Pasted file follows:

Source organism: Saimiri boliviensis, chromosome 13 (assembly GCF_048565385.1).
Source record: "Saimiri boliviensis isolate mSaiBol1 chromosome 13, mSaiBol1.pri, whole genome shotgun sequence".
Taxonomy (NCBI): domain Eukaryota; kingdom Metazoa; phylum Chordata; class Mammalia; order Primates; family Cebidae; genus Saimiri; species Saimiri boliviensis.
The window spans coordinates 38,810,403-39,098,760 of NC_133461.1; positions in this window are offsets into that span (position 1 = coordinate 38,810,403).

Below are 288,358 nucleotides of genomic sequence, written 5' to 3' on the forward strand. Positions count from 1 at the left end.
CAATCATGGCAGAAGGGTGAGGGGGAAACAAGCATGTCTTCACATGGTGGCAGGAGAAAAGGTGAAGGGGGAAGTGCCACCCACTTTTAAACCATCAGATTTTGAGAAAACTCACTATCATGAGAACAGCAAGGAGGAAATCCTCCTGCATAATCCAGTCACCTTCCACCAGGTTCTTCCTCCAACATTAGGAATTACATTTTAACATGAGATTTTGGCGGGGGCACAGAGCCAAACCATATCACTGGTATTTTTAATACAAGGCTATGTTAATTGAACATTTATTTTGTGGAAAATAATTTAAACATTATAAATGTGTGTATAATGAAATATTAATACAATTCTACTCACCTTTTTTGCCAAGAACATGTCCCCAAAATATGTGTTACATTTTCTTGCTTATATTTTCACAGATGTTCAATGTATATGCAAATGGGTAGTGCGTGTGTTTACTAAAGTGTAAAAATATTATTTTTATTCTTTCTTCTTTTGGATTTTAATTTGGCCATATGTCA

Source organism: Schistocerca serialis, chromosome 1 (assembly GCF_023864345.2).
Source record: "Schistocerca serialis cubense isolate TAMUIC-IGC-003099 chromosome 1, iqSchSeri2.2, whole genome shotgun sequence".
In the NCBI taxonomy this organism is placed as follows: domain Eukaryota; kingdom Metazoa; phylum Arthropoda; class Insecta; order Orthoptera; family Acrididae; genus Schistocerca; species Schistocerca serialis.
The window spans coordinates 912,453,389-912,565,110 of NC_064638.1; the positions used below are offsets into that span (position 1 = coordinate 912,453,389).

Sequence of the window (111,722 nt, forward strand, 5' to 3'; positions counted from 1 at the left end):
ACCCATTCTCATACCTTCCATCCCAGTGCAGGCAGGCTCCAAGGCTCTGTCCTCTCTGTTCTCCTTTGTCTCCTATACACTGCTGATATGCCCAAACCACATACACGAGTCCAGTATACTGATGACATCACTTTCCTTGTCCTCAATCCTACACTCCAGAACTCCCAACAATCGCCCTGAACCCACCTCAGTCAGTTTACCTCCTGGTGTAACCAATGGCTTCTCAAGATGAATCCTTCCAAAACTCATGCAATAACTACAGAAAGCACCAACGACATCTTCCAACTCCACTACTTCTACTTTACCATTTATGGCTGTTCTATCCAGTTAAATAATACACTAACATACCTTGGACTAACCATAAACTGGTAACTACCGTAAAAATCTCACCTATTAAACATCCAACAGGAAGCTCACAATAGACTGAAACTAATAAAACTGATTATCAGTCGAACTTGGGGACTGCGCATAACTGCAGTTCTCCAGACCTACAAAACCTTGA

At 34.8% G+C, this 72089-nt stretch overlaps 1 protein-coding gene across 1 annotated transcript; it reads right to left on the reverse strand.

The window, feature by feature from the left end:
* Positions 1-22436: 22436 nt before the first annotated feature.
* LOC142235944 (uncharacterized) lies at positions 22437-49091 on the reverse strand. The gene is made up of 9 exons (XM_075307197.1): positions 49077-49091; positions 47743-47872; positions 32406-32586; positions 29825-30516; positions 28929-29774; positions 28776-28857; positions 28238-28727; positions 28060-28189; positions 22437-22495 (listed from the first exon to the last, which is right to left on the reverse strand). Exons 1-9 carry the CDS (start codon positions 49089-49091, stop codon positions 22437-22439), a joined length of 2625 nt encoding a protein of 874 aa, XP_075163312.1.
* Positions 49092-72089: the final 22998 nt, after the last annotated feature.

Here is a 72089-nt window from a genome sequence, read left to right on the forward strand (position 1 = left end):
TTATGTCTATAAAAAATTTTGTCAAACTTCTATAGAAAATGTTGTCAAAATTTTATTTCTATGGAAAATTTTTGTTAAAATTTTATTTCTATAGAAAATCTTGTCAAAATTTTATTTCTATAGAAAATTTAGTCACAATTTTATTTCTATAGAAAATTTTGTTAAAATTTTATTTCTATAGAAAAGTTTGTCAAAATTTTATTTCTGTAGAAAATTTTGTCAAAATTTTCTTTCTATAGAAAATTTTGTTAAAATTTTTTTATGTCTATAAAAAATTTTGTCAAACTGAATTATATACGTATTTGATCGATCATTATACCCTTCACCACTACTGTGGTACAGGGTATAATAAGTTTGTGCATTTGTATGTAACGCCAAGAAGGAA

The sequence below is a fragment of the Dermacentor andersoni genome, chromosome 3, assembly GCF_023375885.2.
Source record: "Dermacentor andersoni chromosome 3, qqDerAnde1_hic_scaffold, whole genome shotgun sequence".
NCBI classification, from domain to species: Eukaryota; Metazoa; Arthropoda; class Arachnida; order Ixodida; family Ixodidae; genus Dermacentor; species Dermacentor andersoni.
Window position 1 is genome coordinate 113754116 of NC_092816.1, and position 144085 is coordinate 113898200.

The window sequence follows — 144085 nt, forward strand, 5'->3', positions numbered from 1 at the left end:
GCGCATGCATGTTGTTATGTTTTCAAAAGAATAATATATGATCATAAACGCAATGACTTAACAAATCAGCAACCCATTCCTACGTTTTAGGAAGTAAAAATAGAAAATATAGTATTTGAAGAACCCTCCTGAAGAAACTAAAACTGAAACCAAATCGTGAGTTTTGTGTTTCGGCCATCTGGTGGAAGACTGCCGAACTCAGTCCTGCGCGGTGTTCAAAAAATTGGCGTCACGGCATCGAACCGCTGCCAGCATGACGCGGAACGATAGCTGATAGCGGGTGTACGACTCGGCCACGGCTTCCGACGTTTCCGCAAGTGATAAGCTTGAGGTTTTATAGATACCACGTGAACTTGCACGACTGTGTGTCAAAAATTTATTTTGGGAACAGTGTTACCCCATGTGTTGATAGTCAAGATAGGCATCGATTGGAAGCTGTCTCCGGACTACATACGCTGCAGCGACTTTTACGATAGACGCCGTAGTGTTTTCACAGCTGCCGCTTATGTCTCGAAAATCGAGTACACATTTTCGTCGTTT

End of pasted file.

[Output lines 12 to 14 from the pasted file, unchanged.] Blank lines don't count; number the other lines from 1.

ACCCATTCTCATACCTTCCATCCCAGTGCAGGCAGGCTCCAAGGCTCTGTCCTCTCTGTTCTCCTTTGTCTCCTATACACTGCTGATATGCCCAAACCACATACACGAGTCCAGTATACTGATGACATCACTTTCCTTGTCCTCAATCCTACACTCCAGAACTCCCAACAATCGCCCTGAACCCACCTCAGTCAGTTTACCTCCTGGTGTAACCAATGGCTTCTCAAGATGAATCCTTCCAAAACTCATGCAATAACTACAGAAAGCACCAACGACATCTTCCAACTCCACTACTTCTACTTTACCATTTATGGCTGTTCTATCCAGTTAAATAATACACTAACATACCTTGGACTAACCATAAACTGGTAACTACCGTAAAAATCTCACCTATTAAACATCCAACAGGAAGCTCACAATAGACTGAAACTAATAAAACTGATTATCAGTCGAACTTGGGGACTGCGCATAACTGCAGTTCTCCAGACCTACAAAACCTTGA

At 34.8% G+C, this 72089-nt stretch overlaps 1 protein-coding gene across 1 annotated transcript; it reads right to left on the reverse strand.

The window, feature by feature from the left end: